Turkey has long been a prickly ally. At the crossroads of Europe and Asia, it joined NATO, the West’s Cold War umbrella, in 1952 and served as a bulwark against the USSR in the Mediterranean. Today, Turkey has NATO’s second-largest army and hosts two of the alliance’s airbases. Turkey’s contribution to NATO is not small.
Turkey has never been a Western-style democracy. And under authoritarian President Recep Tayyip Erdoğan, Turkey has exasperated the West with its dismal human-rights record and the stands it has taken in opposition to its NATO allies. So it is not surprising that when the Biden administration announced a plan for major arms sales to Turkey and Greece, a bipartisan opposition quickly formed to the Turkey side of the deal — a $20 billion arms package, including 40 new F-16 fighter jets.
With all of its warts, Ankara is an ally and should be treated like one. That includes receiving serious consideration for its arms requests and to be regarded like every other U.S. ally to whom we sell arms, including those that have equally disconcerting human-rights records.
There are multiple arguments in favor of such a move. First, the arms deal will strengthen Turkey’s ties to the West — militarily, diplomatically and even for repairs and spare parts. Second, the administration wants to condition the sale on Turkey agreeing to allow Sweden and Finland to join NATO, a major strategic gain for the alliance at a time when Russia is attempting to destroy Ukraine and threatens its NATO neighbors. Any NATO member can block expansion, and Turkey is opposing the expansion because Sweden harbors Kurdish separatists it considers terrorists. An end to that standoff is in everyone’s best interests.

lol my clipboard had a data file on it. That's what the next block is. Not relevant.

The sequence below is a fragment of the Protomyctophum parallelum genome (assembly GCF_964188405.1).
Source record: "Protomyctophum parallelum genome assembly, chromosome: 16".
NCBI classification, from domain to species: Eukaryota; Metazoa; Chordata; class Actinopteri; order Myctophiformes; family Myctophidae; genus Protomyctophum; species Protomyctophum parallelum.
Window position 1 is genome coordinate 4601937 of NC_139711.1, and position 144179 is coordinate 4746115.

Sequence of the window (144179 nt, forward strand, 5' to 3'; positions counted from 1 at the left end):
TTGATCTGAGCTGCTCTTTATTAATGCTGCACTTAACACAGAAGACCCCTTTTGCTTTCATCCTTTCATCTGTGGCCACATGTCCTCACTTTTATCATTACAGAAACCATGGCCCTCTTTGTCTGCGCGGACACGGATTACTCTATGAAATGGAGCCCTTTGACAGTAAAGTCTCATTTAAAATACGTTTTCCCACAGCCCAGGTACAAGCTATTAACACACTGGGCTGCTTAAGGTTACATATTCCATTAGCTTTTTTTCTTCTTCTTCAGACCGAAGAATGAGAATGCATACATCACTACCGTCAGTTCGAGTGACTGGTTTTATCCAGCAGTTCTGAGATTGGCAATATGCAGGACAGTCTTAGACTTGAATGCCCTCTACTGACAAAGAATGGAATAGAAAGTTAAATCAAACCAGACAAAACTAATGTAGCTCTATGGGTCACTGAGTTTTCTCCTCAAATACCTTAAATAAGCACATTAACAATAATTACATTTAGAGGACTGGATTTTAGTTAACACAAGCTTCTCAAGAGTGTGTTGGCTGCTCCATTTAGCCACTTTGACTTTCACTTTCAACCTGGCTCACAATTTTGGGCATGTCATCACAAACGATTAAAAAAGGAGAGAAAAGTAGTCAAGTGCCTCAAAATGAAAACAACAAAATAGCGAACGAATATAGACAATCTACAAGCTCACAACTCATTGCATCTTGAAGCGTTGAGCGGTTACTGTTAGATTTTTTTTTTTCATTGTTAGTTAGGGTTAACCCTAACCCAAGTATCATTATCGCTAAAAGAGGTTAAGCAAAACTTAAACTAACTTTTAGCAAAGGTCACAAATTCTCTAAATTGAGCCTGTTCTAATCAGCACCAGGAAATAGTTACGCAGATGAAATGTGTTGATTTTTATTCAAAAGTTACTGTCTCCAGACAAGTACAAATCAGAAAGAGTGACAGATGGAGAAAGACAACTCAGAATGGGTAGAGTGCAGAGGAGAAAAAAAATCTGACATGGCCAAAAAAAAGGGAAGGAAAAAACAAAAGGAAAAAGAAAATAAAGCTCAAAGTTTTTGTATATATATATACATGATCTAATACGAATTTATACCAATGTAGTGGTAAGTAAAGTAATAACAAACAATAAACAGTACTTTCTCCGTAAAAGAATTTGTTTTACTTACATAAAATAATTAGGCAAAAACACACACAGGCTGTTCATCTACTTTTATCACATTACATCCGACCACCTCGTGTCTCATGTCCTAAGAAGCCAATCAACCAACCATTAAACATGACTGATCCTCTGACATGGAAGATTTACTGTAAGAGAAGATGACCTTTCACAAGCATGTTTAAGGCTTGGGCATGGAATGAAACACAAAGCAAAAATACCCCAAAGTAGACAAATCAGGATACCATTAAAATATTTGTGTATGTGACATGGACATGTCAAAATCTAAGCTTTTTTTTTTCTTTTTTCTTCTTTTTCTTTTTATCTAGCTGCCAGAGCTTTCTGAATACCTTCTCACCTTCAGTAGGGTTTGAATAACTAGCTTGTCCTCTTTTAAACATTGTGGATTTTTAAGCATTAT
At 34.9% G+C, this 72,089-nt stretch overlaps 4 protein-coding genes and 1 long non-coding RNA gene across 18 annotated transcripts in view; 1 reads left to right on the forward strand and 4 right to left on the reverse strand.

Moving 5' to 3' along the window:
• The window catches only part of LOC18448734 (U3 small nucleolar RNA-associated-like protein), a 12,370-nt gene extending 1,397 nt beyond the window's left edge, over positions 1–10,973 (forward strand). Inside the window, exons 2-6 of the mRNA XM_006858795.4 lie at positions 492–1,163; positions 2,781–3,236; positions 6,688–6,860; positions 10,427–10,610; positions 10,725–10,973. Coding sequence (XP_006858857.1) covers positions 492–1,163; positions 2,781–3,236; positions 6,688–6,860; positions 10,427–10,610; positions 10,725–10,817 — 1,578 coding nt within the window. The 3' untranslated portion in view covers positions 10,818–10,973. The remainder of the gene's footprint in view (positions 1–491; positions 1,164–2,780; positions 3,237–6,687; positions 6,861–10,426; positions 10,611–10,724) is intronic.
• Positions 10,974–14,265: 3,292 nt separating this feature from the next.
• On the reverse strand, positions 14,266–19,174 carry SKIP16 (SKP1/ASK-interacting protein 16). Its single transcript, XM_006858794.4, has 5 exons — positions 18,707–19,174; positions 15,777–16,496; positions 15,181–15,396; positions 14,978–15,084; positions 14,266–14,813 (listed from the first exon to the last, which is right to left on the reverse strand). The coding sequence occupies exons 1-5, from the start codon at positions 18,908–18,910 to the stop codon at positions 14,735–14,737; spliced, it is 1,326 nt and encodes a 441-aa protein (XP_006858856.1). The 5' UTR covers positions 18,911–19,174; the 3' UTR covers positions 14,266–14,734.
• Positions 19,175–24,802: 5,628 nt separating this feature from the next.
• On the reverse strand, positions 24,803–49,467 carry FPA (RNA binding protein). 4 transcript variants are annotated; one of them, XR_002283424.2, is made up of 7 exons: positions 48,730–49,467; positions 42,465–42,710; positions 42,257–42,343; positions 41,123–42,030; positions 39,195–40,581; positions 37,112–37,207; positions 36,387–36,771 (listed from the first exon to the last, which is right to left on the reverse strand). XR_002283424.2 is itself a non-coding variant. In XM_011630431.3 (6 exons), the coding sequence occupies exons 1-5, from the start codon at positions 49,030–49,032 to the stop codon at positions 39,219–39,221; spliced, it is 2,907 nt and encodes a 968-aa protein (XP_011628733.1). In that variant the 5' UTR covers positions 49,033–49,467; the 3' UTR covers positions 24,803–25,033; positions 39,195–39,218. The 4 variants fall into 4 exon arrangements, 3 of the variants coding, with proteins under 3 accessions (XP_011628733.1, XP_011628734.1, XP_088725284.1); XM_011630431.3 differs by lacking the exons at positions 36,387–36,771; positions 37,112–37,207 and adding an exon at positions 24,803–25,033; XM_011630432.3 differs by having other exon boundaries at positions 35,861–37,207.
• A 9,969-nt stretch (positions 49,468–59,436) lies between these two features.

Third, at a time when Erdoğan has moved closer to Russian President Vladimir Putin and even signed an arms deal with the Russians to buy S-400 surface-to-air missile systems, American support for the F-16 sale sends a message that Turkey is taken seriously by the Western camp. And fourth, Erdoğan is repairing his break with Israel, a plus for the Jewish state and the United States.
Opponents are unquestionably correct about the Turkish president’s stifling of human rights — the suppression and arrest of journalists, the rollbacks on women’s and LGBTQ rights, and repression of political opposition. Erdoğan has also fought America’s Kurdish allies in northern Syria, helping to strengthen Syrian dictator Bashar Assad, Iran and Russia. As recently observed by former Connecticut Sen. Joseph Lieberman, if Turkey were a candidate for NATO membership today, it would not likely be admitted.
We don’t live in a perfect world. But even in an imperfect world, consistency is important. Many U.S. allies are not squeaky clean. Yet we regularly sell arms to allies with contemptible human-rights records, including to Saudi Arabia, Egypt and other Middle East regimes. That doesn’t excuse their human-rights abuses. Instead, we try to use the leverage of increased interdependence and support to spur discussion and address human-rights concerns.
The same approach should apply to Turkey.